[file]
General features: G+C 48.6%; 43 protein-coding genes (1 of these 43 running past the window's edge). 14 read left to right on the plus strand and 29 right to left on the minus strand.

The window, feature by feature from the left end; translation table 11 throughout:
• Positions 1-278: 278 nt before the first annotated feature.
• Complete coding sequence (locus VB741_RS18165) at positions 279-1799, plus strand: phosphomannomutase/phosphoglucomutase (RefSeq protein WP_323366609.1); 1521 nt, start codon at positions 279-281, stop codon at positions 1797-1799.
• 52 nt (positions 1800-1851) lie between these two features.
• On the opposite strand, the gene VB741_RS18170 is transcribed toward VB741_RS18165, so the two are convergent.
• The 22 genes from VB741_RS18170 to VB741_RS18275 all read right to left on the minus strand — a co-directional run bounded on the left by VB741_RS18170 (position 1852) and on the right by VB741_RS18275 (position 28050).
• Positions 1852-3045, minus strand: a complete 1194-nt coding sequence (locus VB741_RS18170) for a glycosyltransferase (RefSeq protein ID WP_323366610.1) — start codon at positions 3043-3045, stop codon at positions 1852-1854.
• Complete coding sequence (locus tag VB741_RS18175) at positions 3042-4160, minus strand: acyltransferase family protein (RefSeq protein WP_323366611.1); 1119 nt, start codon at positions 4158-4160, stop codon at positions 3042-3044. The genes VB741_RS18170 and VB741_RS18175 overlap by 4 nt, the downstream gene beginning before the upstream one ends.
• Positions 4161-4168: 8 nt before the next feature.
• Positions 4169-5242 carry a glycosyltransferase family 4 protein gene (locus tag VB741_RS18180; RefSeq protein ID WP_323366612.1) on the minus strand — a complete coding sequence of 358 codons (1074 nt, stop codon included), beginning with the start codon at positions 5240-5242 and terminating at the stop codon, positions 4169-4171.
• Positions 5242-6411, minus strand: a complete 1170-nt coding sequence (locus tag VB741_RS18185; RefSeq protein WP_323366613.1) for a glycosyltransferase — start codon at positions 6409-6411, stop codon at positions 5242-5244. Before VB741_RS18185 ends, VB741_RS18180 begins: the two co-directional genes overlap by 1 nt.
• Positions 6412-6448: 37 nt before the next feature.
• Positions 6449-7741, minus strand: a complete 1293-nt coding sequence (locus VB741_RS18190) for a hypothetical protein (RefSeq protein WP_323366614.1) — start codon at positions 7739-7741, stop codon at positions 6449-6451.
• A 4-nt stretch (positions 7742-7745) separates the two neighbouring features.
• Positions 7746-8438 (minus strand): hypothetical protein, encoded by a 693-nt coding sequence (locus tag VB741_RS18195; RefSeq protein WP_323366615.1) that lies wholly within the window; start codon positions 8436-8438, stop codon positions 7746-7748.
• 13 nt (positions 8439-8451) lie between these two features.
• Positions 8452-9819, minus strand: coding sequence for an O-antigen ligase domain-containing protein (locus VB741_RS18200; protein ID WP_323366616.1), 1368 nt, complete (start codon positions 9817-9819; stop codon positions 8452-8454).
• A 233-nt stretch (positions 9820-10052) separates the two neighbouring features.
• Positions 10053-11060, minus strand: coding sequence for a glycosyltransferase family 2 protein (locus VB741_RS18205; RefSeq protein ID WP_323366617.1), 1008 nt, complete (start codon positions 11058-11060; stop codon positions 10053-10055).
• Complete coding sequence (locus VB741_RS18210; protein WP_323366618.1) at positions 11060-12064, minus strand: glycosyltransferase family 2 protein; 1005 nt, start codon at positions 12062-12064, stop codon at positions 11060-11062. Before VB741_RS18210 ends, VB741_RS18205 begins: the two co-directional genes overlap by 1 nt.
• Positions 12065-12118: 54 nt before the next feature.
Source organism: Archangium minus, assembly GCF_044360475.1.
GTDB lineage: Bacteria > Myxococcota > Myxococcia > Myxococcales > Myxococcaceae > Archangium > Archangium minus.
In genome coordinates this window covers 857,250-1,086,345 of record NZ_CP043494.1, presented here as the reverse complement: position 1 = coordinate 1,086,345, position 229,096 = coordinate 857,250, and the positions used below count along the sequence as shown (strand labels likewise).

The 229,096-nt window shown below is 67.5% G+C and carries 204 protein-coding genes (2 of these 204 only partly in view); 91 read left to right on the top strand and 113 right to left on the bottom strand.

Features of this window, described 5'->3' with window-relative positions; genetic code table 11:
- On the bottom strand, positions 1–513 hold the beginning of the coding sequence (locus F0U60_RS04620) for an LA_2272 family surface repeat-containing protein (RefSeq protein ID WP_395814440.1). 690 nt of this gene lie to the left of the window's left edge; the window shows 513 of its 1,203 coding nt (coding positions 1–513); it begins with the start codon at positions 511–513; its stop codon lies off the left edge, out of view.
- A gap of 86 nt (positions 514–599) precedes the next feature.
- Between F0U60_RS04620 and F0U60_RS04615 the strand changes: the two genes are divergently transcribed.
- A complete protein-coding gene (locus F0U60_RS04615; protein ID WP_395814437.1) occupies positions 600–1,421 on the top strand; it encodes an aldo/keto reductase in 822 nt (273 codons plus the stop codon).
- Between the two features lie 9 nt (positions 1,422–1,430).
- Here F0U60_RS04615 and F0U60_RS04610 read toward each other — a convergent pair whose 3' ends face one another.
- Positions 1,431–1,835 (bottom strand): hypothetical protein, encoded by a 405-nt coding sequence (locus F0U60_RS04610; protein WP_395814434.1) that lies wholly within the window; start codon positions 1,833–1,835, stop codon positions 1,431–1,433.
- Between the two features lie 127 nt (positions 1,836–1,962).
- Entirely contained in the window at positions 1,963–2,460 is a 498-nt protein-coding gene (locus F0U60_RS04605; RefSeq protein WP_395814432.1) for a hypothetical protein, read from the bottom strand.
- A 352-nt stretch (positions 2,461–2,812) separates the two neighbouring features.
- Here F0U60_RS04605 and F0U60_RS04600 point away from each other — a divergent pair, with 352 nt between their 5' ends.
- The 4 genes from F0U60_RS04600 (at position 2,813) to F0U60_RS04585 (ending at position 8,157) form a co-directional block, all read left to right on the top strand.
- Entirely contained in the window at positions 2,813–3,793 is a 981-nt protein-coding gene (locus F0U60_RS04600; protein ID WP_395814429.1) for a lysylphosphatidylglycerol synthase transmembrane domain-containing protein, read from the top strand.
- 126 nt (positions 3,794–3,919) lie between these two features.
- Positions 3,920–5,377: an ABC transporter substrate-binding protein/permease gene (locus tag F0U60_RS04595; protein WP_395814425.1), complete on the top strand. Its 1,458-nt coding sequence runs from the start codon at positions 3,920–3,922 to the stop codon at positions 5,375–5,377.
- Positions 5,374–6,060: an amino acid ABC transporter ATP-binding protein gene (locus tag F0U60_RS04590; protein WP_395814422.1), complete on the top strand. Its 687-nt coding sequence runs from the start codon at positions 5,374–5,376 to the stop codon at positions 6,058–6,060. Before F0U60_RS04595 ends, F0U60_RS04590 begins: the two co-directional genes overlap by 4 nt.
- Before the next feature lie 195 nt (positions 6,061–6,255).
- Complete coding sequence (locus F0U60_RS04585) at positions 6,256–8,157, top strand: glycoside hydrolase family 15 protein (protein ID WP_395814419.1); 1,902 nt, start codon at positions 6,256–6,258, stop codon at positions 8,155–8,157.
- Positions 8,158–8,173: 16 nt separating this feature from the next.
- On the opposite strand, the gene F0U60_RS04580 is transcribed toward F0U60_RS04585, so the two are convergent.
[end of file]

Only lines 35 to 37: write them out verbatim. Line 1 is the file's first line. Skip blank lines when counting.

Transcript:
- Between the two features lie 127 nt (positions 1,836–1,962).
- Entirely contained in the window at positions 1,963–2,460 is a 498-nt protein-coding gene (locus F0U60_RS04605; RefSeq protein WP_395814432.1) for a hypothetical protein, read from the bottom strand.
- A 352-nt stretch (positions 2,461–2,812) separates the two neighbouring features.